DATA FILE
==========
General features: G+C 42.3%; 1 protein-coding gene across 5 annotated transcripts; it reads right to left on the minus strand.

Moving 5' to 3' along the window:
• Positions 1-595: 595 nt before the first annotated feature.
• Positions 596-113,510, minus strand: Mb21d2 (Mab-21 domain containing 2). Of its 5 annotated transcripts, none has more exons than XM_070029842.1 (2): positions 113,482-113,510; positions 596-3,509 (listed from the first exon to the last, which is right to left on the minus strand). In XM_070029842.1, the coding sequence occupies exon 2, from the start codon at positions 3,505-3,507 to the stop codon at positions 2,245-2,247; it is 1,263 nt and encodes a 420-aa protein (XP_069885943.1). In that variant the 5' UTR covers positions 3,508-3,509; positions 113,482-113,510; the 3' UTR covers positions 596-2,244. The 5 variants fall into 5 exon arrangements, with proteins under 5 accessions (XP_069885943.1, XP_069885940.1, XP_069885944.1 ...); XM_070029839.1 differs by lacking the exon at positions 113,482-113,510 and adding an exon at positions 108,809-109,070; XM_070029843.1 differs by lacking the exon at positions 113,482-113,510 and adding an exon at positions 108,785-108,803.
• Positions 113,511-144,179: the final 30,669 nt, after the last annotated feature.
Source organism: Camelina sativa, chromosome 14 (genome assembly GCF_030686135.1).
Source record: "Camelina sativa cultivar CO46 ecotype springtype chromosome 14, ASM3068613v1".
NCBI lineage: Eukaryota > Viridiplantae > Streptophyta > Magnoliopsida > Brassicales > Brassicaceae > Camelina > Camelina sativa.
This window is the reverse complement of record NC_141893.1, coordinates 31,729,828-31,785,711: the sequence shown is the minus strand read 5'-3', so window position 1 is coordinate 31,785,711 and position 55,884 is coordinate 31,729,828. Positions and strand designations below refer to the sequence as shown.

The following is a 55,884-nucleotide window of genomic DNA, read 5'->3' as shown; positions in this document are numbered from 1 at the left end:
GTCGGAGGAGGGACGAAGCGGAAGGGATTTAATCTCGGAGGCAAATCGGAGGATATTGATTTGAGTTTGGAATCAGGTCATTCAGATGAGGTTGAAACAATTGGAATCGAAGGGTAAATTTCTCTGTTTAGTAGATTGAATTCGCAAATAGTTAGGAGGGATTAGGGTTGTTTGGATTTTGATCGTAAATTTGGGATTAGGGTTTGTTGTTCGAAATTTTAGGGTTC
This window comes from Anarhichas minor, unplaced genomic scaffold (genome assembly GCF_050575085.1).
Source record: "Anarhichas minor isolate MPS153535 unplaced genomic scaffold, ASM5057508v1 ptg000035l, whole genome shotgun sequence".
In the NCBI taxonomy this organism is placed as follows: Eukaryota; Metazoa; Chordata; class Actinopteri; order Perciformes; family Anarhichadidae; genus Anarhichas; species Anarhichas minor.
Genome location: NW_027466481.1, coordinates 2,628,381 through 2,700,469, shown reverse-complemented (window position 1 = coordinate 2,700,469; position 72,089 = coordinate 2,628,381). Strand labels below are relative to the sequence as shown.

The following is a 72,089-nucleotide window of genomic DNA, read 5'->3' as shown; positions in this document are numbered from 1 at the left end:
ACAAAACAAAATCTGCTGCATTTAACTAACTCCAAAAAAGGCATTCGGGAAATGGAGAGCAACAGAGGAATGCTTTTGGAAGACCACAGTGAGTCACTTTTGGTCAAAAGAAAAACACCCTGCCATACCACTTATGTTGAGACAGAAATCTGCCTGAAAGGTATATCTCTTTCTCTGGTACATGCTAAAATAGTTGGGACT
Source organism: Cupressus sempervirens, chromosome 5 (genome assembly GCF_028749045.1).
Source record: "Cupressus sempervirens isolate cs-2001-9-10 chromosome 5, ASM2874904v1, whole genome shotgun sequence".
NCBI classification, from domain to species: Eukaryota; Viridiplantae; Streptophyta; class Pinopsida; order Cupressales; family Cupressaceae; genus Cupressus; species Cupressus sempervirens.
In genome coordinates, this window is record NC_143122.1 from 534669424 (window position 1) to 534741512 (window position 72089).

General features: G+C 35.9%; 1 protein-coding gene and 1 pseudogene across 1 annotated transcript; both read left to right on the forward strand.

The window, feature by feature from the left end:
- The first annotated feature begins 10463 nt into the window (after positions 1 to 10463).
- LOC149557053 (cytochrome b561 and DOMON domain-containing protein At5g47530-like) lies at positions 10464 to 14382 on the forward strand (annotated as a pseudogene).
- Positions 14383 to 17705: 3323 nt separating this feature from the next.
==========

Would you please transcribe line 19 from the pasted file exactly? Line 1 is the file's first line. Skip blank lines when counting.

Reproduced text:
Source record: "Cupressus sempervirens isolate cs-2001-9-10 chromosome 5, ASM2874904v1, whole genome shotgun sequence".